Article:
— 3 —

Of course after the meeting on Saturday I came home and finished the Stephen King book I was reading and decided I wasn’t even worthy to attend a writers’ group, let alone lead meetings. He’s just that awesome. So I obviously have to dust off those thumb drives or pull up Dropbox (if I can remember my password) and get writing again. Hello, timer, my old friend!

— 4 —

Speaking of finishing a Stephen King book, anyone else have that weird bittersweet feeling when you finish a really well-written book? It ended perfectly, but I wished there was more. I knew there was nothing else in the house that good that I hadn’t already read several times. So I caught up on Real Housewives of Orange County as a sort of literary palate cleanser. No, I guess no one else does do that. Sorry.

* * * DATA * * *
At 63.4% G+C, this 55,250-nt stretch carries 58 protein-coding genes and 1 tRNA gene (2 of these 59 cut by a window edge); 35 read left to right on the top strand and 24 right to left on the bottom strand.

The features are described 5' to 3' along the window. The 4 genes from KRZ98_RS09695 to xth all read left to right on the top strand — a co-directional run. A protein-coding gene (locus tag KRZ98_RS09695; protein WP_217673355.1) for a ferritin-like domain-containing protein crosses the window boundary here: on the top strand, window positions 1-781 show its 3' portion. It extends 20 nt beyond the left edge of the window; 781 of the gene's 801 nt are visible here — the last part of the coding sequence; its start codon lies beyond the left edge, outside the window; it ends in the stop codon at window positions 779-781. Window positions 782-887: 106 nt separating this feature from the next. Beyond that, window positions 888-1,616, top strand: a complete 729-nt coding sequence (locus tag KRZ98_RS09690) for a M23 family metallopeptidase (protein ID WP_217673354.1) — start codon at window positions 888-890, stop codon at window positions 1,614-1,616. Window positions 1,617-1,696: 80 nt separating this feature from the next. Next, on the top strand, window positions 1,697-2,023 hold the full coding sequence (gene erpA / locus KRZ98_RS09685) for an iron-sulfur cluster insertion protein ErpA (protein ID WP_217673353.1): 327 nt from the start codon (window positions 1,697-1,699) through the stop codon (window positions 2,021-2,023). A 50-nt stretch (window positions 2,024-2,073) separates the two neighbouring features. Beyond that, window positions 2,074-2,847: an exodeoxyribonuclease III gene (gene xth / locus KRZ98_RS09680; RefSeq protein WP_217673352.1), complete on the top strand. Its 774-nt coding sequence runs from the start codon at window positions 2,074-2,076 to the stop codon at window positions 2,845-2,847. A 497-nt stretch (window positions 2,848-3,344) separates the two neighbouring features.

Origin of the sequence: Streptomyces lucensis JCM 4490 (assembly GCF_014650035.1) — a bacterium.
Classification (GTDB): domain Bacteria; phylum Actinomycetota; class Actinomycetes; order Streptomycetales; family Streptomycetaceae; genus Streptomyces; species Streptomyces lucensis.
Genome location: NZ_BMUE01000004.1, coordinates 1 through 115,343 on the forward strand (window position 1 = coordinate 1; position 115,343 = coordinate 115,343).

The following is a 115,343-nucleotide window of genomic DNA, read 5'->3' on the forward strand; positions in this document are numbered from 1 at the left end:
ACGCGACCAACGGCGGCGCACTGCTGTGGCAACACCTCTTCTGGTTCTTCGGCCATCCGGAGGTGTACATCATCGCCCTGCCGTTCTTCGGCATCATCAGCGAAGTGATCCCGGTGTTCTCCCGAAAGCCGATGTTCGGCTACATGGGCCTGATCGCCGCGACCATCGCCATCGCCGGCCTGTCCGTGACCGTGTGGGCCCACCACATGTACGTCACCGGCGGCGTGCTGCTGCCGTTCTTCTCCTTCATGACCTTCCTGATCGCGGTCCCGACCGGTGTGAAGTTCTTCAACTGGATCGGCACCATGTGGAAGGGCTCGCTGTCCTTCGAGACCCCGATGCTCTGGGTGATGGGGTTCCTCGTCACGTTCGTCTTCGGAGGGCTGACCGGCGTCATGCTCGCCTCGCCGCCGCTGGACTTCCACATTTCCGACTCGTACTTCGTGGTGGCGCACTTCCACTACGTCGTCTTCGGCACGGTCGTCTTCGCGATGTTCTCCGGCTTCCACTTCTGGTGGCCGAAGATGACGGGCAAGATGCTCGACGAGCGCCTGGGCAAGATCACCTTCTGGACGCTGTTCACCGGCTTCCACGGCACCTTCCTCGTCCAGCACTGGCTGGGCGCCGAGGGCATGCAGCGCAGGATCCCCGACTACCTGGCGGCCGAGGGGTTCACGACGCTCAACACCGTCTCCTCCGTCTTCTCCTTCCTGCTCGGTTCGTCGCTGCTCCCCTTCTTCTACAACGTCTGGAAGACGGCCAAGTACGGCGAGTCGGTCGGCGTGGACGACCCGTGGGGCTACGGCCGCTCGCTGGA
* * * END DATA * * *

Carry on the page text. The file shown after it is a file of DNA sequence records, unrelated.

— 5 —

But while we’re on TV shows, can I just say that I am totally in love with Fear The Walking Dead. The only thing that could make it better is to have Chris Hardwick do a Talking Fear series immediately following it. AMC, please make it so. And then tell me why I was inexplicably drawn to a greasy-haired heroin junkie wearing a woman’s shrug. Is it just his resemblance to a young Johnny Depp? Or am I so shallow that it was just those bare abs? And BTW, maybe I’m not hanging out in the right ERs, but I suspect heroin junkies rarely have six-packs. And yes, I found that detail less believable than the Zombie Apocalypse.

— 6 —

I cut my husband’s hair after watching a couple of YouTube videos and he got several compliments on it the next day. I don’t know if that’s a testament to my stylist skills or just proof that he was way overdue for a haircut!

— 7 —